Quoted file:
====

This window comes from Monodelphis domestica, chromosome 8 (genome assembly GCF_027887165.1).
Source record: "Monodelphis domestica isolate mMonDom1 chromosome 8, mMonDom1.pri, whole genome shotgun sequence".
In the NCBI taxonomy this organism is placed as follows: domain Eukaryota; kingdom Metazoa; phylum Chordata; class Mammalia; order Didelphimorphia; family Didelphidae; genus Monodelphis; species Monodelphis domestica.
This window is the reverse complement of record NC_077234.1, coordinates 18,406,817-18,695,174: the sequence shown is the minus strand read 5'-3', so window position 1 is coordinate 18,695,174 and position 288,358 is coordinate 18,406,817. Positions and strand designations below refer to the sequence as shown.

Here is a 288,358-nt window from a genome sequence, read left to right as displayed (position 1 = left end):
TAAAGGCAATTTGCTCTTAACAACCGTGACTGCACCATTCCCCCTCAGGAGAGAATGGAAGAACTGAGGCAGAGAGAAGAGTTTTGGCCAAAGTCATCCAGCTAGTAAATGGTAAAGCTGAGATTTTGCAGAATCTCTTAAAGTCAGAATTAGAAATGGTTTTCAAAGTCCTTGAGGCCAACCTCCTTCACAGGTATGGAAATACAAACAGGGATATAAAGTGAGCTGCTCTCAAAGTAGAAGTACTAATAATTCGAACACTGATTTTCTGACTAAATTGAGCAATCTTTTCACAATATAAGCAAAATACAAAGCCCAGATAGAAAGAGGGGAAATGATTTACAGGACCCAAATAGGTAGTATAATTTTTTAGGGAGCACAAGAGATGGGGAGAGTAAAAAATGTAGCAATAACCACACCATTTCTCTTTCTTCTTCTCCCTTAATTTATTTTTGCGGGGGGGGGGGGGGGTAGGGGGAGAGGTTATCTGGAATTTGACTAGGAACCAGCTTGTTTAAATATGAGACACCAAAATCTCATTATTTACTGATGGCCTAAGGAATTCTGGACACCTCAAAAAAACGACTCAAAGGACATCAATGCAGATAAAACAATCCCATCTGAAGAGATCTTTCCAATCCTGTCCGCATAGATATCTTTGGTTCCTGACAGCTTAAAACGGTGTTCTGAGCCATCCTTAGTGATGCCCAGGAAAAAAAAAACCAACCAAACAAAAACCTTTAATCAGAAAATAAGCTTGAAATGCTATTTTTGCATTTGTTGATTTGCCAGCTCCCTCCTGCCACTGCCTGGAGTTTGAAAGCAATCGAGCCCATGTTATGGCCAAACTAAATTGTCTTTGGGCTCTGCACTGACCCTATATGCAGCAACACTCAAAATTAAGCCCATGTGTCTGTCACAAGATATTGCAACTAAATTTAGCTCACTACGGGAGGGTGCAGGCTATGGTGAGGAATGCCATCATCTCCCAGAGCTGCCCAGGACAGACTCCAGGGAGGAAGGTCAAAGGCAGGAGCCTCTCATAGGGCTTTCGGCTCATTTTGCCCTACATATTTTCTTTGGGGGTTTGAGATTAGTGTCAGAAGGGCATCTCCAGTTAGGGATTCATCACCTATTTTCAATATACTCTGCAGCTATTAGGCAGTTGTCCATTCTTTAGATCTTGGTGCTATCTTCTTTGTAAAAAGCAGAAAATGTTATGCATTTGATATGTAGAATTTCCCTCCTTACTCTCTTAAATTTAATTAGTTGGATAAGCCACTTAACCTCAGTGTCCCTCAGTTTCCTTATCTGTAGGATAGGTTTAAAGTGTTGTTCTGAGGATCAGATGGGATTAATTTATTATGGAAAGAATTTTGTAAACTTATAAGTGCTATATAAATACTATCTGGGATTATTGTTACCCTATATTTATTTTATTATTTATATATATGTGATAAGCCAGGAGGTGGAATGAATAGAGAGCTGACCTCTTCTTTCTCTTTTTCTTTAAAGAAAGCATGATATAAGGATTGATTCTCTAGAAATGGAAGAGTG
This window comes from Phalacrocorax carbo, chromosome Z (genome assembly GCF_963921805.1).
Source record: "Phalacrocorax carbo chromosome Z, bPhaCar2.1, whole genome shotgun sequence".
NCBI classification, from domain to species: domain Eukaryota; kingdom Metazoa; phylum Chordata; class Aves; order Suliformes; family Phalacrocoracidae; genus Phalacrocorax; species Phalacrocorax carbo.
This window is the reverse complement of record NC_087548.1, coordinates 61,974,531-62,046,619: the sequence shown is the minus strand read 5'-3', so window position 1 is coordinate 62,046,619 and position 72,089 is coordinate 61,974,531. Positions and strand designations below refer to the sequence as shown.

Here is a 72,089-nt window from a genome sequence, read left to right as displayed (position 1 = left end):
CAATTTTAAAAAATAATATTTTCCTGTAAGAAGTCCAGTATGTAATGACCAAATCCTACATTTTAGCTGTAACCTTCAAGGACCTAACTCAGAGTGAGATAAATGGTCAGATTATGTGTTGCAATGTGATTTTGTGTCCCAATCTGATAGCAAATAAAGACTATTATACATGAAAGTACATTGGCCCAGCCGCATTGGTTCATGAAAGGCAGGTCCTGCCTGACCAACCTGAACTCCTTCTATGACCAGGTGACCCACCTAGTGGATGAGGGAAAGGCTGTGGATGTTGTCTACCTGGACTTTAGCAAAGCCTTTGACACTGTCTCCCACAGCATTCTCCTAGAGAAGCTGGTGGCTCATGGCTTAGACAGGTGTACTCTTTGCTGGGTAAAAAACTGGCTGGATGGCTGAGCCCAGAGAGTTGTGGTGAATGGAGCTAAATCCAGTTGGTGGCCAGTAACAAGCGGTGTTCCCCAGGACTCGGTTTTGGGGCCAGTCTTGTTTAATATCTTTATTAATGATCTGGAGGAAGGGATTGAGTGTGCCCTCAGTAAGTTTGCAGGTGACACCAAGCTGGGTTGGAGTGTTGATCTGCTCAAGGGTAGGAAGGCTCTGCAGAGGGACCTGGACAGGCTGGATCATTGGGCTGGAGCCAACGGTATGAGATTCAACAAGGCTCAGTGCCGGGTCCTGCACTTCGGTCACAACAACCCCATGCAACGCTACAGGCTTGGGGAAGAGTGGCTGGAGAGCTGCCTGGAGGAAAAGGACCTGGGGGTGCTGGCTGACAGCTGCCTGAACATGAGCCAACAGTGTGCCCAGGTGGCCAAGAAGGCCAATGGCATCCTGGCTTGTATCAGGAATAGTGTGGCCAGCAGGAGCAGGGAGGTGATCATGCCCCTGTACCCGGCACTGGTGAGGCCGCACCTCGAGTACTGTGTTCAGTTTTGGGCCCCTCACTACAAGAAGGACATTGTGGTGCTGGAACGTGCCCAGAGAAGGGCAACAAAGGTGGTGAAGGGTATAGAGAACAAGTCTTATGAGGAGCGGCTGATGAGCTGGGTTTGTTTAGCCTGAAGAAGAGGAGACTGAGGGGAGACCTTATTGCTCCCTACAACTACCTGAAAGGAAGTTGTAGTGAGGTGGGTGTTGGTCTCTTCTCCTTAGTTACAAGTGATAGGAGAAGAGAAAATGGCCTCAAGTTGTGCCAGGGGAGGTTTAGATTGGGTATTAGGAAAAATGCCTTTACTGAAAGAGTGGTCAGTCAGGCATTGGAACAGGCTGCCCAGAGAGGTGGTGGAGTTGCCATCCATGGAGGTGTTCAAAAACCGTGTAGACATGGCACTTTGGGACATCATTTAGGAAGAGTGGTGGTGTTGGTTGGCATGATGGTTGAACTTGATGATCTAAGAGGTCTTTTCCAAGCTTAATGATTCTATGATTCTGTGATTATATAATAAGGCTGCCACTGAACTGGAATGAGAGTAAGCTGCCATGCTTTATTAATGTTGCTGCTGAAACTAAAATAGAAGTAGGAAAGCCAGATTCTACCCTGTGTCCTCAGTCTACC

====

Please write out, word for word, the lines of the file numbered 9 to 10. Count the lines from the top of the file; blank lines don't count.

NCBI classification, from domain to species: domain Eukaryota; kingdom Metazoa; phylum Chordata; class Aves; order Suliformes; family Phalacrocoracidae; genus Phalacrocorax; species Phalacrocorax carbo.
This window is the reverse complement of record NC_087548.1, coordinates 61,974,531-62,046,619: the sequence shown is the minus strand read 5'-3', so window position 1 is coordinate 62,046,619 and position 72,089 is coordinate 61,974,531. Positions and strand designations below refer to the sequence as shown.